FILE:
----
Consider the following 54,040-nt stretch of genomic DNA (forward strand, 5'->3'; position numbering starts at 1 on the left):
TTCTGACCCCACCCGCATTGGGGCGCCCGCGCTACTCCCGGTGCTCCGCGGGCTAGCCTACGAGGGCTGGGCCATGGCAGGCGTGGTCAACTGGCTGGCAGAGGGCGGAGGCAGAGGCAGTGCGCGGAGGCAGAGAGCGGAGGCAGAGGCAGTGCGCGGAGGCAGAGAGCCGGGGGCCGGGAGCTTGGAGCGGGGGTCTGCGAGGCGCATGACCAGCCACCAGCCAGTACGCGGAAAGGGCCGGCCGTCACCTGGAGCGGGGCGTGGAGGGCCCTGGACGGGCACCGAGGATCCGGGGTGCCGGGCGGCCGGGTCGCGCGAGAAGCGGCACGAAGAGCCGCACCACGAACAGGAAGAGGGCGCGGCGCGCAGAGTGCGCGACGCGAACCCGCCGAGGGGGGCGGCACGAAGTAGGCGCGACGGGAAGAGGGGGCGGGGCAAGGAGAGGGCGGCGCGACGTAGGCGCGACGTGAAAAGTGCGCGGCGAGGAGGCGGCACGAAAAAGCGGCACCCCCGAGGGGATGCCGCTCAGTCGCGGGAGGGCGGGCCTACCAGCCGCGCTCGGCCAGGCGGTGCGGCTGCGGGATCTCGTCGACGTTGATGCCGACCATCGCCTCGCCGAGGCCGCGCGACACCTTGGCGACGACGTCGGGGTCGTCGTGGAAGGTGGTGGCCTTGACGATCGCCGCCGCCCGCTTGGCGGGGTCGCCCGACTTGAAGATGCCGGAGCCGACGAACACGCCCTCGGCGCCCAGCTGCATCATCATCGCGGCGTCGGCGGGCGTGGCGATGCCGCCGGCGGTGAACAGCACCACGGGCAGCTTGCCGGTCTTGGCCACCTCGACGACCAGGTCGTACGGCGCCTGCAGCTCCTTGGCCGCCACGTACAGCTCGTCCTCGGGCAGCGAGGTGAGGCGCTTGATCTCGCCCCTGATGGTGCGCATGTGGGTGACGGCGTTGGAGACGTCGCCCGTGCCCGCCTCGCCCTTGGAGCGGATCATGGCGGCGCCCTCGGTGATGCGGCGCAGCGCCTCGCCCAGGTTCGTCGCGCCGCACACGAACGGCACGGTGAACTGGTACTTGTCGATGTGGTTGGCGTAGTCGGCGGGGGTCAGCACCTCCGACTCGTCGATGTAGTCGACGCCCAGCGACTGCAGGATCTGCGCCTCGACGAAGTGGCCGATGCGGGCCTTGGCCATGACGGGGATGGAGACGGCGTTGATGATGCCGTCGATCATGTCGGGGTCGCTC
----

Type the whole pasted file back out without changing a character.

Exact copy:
Consider the following 54,040-nt stretch of genomic DNA (forward strand, 5'->3'; position numbering starts at 1 on the left):
TTCTGACCCCACCCGCATTGGGGCGCCCGCGCTACTCCCGGTGCTCCGCGGGCTAGCCTACGAGGGCTGGGCCATGGCAGGCGTGGTCAACTGGCTGGCAGAGGGCGGAGGCAGAGGCAGTGCGCGGAGGCAGAGAGCGGAGGCAGAGGCAGTGCGCGGAGGCAGAGAGCCGGGGGCCGGGAGCTTGGAGCGGGGGTCTGCGAGGCGCATGACCAGCCACCAGCCAGTACGCGGAAAGGGCCGGCCGTCACCTGGAGCGGGGCGTGGAGGGCCCTGGACGGGCACCGAGGATCCGGGGTGCCGGGCGGCCGGGTCGCGCGAGAAGCGGCACGAAGAGCCGCACCACGAACAGGAAGAGGGCGCGGCGCGCAGAGTGCGCGACGCGAACCCGCCGAGGGGGGCGGCACGAAGTAGGCGCGACGGGAAGAGGGGGCGGGGCAAGGAGAGGGCGGCGCGACGTAGGCGCGACGTGAAAAGTGCGCGGCGAGGAGGCGGCACGAAAAAGCGGCACCCCCGAGGGGATGCCGCTCAGTCGCGGGAGGGCGGGCCTACCAGCCGCGCTCGGCCAGGCGGTGCGGCTGCGGGATCTCGTCGACGTTGATGCCGACCATCGCCTCGCCGAGGCCGCGCGACACCTTGGCGACGACGTCGGGGTCGTCGTGGAAGGTGGTGGCCTTGACGATCGCCGCCGCCCGCTTGGCGGGGTCGCCCGACTTGAAGATGCCGGAGCCGACGAACACGCCCTCGGCGCCCAGCTGCATCATCATCGCGGCGTCGGCGGGCGTGGCGATGCCGCCGGCGGTGAACAGCACCACGGGCAGCTTGCCGGTCTTGGCCACCTCGACGACCAGGTCGTACGGCGCCTGCAGCTCCTTGGCCGCCACGTACAGCTCGTCCTCGGGCAGCGAGGTGAGGCGCTTGATCTCGCCCCTGATGGTGCGCATGTGGGTGACGGCGTTGGAGACGTCGCCCGTGCCCGCCTCGCCCTTGGAGCGGATCATGGCGGCGCCCTCGGTGATGCGGCGCAGCGCCTCGCCCAGGTTCGTCGCGCCGCACACGAACGGCACGGTGAACTGGTACTTGTCGATGTGGTTGGCGTAGTCGGCGGGGGTCAGCACCTCCGACTCGTCGATGTAGTCGACGCCCAGCGACTGCAGGATCTGCGCCTCGACGAAGTGGCCGATGCGGGCCTTGGCCATGACGGGGATGGAGACGGCGTTGATGATGCCGTCGATCATGTCGGGGTCGCTC